Tuition fees and the law of unintended consequences

by Stephen Tall on March 30, 2011

‘Average university tuition fees will soar to £8,600 a year under the Coalition’s higher education reforms’ — so says Research Fortnight, which has analysed universities’ response to the Government’s post-Browne funding reforms.

This invites the question: Is this a case for greater government intervention? That’s (unsurprisingly) the position of the Labour-supporting Left Foot Forward blog.

But let’s turn the question on its head — is the reason fees will rise so quickly precisely because of government intervention?

When Lord Browne published his original proposals he set no fee cap — deliberately so, in order that the market would find its own level. But the Coalition, in particular to try and address unease among Lib Dems, decided that was a free-marketism too far.

And so the £9k cap was established. But there’s a problem when you set a ceiling — it all too often becomes a floor.

The net result is that instead of an array of universities setting fees reflecting what they can justify on market terms (based on some combination of reputation, teaching/course quality, facilities, financial aid) most universities have congregated at the top of the scale, afraid of being seen as ‘inferior’ to their peers if they don’t.

It’s a perverse conclusion, but one I suspect is true. If the Lib Dems had been content to leave the HE market to look after itself, rather than to intervene, average tuition fees would have ended up nearer the £7.5k the government expected.

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10 comments

New post: Tuition fees and the law of unintended consequences http://bit.ly/i1KAHR

by Stephen Tall on March 30, 2011 at 8:33 am. Reply #

RT @stephentall: New post: Tuition fees and the law of unintended consequences http://bit.ly/i1KAHR

by Nick Thornsby on March 30, 2011 at 8:44 am. Reply #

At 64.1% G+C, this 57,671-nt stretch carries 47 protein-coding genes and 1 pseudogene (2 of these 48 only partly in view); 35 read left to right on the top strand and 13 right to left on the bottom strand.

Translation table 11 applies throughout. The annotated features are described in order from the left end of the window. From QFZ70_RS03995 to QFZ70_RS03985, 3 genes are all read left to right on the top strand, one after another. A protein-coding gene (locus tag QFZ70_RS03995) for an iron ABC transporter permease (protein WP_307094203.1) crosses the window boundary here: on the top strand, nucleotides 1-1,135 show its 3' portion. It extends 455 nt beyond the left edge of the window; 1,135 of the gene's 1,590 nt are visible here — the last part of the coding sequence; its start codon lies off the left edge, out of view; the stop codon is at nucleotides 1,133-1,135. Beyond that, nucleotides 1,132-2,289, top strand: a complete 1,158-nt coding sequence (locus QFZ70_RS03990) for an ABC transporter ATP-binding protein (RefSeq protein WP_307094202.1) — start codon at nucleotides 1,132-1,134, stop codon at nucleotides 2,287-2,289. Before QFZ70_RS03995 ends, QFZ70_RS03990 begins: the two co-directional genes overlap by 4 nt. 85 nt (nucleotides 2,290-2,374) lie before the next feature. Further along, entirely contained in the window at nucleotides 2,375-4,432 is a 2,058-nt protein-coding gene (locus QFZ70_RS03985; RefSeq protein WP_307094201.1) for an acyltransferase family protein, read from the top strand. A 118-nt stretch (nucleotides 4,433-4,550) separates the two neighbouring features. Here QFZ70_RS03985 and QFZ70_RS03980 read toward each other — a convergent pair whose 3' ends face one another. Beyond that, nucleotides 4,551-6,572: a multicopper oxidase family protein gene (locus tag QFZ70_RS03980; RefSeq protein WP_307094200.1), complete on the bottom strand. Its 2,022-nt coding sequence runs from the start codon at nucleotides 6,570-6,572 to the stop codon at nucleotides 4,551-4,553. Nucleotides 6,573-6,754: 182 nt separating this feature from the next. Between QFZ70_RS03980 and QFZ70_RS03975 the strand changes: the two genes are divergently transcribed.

RT @stephentall: New post: Tuition fees and the law of unintended consequences http://bit.ly/i1KAHR >> An original, interesting take on fees

by charlotteahenry on March 30, 2011 at 8:45 am. Reply #

RT @stephentall New post: Tuition fees and the law of unintended consequences http://bit.ly/i1KAHR

by HouseofTwitsLib on March 30, 2011 at 8:45 am. Reply #

RT @stephentall New post: Tuition fees and the law of unintended consequences http://bit.ly/i1KAHR

by House Of Twits on March 30, 2011 at 8:45 am. Reply #

RT @HouseofTwitsLib: RT @stephentall New post: Tuition fees and the law of unintended consequences http://bit.ly/i1KAHR

by Anna on March 30, 2011 at 8:46 am. Reply #

RT @charlotteahenry: RT @stephentall: New post: Tuition fees and the law of unintended consequences http://bit.ly/i1KAHR >> An ori …

by Stephen Tall on March 30, 2011 at 9:01 am. Reply #

RT @charlotteahenry: RT @stephentall: New post: Tuition fees and the law of unintended consequences http://bit.ly/i1KAHR >> An ori …

by Joe Jordan on March 30, 2011 at 9:28 am. Reply #

This is an interesting idea, but I think if the macro-economic argument is correct – universities fear lower fees look inferior – it supports the concerns I (and I guess many others) had that universities are not normal goods and hence we’ll just see a lot of fee inflation.

If on the other hand the universities are mistaken then surely it will sort itself out next year or in coming years, as those universities overcharging will not fill their places?

by Matthew on March 30, 2011 at 6:59 pm. Reply #

.@KelBlundell That said, @stephentall makes a good argument that the cap has actually resulted in higher fees: http://is.gd/3rMyZ2

by Niklas Smith on April 1, 2011 at 8:05 am. Reply #

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